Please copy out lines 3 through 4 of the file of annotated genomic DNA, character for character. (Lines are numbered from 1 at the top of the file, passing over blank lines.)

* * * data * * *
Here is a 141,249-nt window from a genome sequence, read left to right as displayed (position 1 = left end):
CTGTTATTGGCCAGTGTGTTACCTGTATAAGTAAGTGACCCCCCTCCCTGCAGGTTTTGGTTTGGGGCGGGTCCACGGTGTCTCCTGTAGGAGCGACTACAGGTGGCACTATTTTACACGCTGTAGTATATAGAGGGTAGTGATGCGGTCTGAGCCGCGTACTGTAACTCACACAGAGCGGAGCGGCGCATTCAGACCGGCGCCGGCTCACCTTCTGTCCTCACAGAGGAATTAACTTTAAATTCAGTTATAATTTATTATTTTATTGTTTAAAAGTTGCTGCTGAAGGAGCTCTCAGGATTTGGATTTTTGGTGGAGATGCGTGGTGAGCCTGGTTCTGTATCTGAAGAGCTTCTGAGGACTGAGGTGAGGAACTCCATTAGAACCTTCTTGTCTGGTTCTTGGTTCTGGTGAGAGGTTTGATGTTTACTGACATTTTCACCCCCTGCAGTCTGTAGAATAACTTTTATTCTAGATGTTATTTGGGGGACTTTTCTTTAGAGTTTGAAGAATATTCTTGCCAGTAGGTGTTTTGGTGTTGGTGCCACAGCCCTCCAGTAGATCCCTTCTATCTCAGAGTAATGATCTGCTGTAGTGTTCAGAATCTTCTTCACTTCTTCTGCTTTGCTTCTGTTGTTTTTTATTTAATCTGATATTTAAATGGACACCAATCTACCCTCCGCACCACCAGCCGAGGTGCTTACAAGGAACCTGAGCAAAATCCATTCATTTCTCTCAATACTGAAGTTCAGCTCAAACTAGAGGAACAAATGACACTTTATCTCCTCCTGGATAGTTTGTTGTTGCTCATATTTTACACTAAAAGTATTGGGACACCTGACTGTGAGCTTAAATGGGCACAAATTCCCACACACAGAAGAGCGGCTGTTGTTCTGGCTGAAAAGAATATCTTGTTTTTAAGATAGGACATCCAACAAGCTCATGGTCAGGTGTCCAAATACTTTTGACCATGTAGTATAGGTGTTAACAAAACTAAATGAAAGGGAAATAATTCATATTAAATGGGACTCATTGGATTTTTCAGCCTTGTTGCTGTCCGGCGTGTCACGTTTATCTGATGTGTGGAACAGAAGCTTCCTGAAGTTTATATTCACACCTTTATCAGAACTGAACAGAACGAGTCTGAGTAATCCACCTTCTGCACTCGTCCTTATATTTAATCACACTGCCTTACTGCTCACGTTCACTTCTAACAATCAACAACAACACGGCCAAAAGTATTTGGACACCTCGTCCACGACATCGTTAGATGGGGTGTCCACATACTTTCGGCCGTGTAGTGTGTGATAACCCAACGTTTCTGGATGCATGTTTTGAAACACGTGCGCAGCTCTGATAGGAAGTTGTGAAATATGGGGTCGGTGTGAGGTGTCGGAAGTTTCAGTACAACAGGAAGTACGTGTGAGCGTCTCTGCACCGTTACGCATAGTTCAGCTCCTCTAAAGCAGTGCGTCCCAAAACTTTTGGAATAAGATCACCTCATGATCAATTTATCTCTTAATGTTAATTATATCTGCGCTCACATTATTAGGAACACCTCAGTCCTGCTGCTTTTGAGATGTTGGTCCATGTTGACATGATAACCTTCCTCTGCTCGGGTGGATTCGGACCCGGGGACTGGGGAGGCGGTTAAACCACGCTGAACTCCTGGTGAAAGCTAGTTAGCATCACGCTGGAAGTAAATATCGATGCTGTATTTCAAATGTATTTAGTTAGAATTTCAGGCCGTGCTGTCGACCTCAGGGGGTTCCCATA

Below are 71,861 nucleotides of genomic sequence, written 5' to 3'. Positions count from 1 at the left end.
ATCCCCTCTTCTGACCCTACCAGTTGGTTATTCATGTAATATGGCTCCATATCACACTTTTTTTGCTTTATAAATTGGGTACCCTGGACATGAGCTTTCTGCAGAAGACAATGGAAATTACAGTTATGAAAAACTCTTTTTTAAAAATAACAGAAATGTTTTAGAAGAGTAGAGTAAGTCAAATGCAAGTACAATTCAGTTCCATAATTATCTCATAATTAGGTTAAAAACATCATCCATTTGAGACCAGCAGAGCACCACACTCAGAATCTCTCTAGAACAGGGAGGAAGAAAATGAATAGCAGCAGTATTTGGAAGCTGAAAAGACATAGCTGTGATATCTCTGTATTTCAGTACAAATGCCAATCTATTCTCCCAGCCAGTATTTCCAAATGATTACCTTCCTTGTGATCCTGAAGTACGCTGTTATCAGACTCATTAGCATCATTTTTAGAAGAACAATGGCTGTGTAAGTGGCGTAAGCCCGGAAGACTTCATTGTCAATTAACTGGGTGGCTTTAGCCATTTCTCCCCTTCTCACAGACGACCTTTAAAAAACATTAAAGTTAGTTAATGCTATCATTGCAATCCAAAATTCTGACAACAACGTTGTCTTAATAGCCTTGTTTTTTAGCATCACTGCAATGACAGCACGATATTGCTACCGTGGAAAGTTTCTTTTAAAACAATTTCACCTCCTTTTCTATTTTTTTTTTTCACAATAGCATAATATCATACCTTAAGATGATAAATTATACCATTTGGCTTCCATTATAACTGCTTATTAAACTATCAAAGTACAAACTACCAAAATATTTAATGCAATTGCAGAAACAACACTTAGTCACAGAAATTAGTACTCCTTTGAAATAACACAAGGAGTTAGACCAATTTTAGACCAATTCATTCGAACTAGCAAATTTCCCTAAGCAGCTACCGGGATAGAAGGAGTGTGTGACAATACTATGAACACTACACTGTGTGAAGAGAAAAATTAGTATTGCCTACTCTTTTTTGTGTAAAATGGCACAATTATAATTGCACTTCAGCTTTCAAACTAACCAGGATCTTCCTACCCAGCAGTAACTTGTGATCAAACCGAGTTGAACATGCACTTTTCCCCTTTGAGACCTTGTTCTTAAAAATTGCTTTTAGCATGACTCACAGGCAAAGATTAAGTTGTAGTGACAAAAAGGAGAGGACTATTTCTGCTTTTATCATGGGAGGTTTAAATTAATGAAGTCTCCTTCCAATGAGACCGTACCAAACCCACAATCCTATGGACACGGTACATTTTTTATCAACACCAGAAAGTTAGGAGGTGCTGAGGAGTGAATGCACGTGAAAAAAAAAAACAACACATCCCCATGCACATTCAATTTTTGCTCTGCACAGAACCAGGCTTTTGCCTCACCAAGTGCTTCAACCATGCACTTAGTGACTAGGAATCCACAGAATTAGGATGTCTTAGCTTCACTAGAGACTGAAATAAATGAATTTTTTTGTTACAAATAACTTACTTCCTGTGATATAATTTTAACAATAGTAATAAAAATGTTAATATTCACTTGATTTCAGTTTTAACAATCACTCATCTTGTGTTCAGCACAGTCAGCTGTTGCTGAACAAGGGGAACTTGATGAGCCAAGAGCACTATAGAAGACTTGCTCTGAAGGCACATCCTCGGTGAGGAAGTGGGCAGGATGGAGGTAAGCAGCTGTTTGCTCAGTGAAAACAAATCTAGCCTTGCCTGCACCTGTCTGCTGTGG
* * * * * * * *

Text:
Below are 71,861 nucleotides of genomic sequence, written 5' to 3'. Positions count from 1 at the left end.
ATCCCCTCTTCTGACCCTACCAGTTGGTTATTCATGTAATATGGCTCCATATCACACTTTTTTTGCTTTATAAATTGGGTACCCTGGACATGAGCTTTCTGCAGAAGACAATGGAAATTACAGTTATGAAAAACTCTTTTTTAAAAATAACAGAAATGTTTTAGAAGAGTAGAGTAAGTCAAATGCAAGTACAATTCAGTTCCATAATTATCTCATAATTAGGTTAAAAACATCATCCATTTGAGACCAGCAGAGCACCACACTCAGAATCTCTCTAGAACAGGGAGGAAGAAAATGAATAGCAGCAGTATTTGGAAGCTGAAAAGACATAGCTGTGATATCTCTGTATTTCAGTACAAATGCCAATCTATTCTCCCAGCCAGTATTTCCAAATGATTACCTTCCTTGTGATCCTGAAGTACGCTGTTATCAGACTCATTAGCATCATTTTTAGAAGAACAATGGCTGTGTAAGTGGCGTAAGCCCGGAAGACTTCATTGTCAATTAACTGGGTGGCTTTAGCCATTTCTCCCCTTCTCACAGACGACCTTTAAAAAACATTAAAGTTAGTTAATGCTATCATTGCAATCCAAAATTCTGACAACAACGTTGTCTTAATAGCCTTGTTTTTTAGCATCACTGCAATGACAGCACGATATTGCTACCGTGGAAAGTTTCTTTTAAAACAATTTCACCTCCTTTTCTATTTTTTTTTTTCACAATAGCATAATATCATACCTTAAGATGATAAATTATACCATTTGGCTTCCATTATAACTGCTTATTAAACTATCAAAGTACAAACTACCAAAATATTTAATGCAATTGCAGAAACAACACTTAGTCACAGAAATTAGTACTCCTTTGAAATAACACAAGGAGTTAGACCAATTTTAGACCAATTCATTCGAACTAGCAAATTTCCCTAAGCAGCTACCGGGATAGAAGGAGTGTGTGACAATACTATGAACACTACACTGTGTGAAGAGAAAAATTAGTATTGCCTACTCTTTTTTGTGTAAAATGGCACAATTATAATTGCACTTCAGCTTTCAAACTAACCAGGATCTTCCTACCCAGCAGTAACTTGTGATCAAACCGAGTTGAACATGCACTTTTCCCCTTTGAGACCTTGTTCTTAAAAATTGCTTTTAGCATGACTCACAGGCAAAGATTAAGTTGTAGTGACAAAAAGGAGAGGACTATTTCTGCTTTTATCATGGGAGGTTTAAATTAATGAAGTCTCCTTCCAATGAGACCGTACCAAACCCACAATCCTATGGACACGGTACATTTTTTATCAACACCAGAAAGTTAGGAGGTGCTGAGGAGTGAATGCACGTGAAAAAAAAAAACAACACATCCCCATGCACATTCAATTTTTGCTCTGCACAGAACCAGGCTTTTGCCTCACCAAGTGCTTCAACCATGCACTTAGTGACTAGGAATCCACAGAATTAGGATGTCTTAGCTTCACTAGAGACTGAAATAAATGAATTTTTTTGTTACAAATAACTTACTTCCTGTGATATAATTTTAACAATAGTAATAAAAATGTTAATATTCACTTGATTTCAGTTTTAACAATCACTCATCTTGTGTTCAGCACAGTCAGCTGTTGCTGAACAAGGGGAACTTGATGAGCCAAGAGCACTATAGAAGACTTGCTCTGAAGGCACATCCTCGGTGAGGAAGTGGGCAGGATGGAGGTAAGCAGCTGTTTGCTCAGTGAAAACAAATCTAGCCTTGCCTGCACCTGTCTGCTGTGG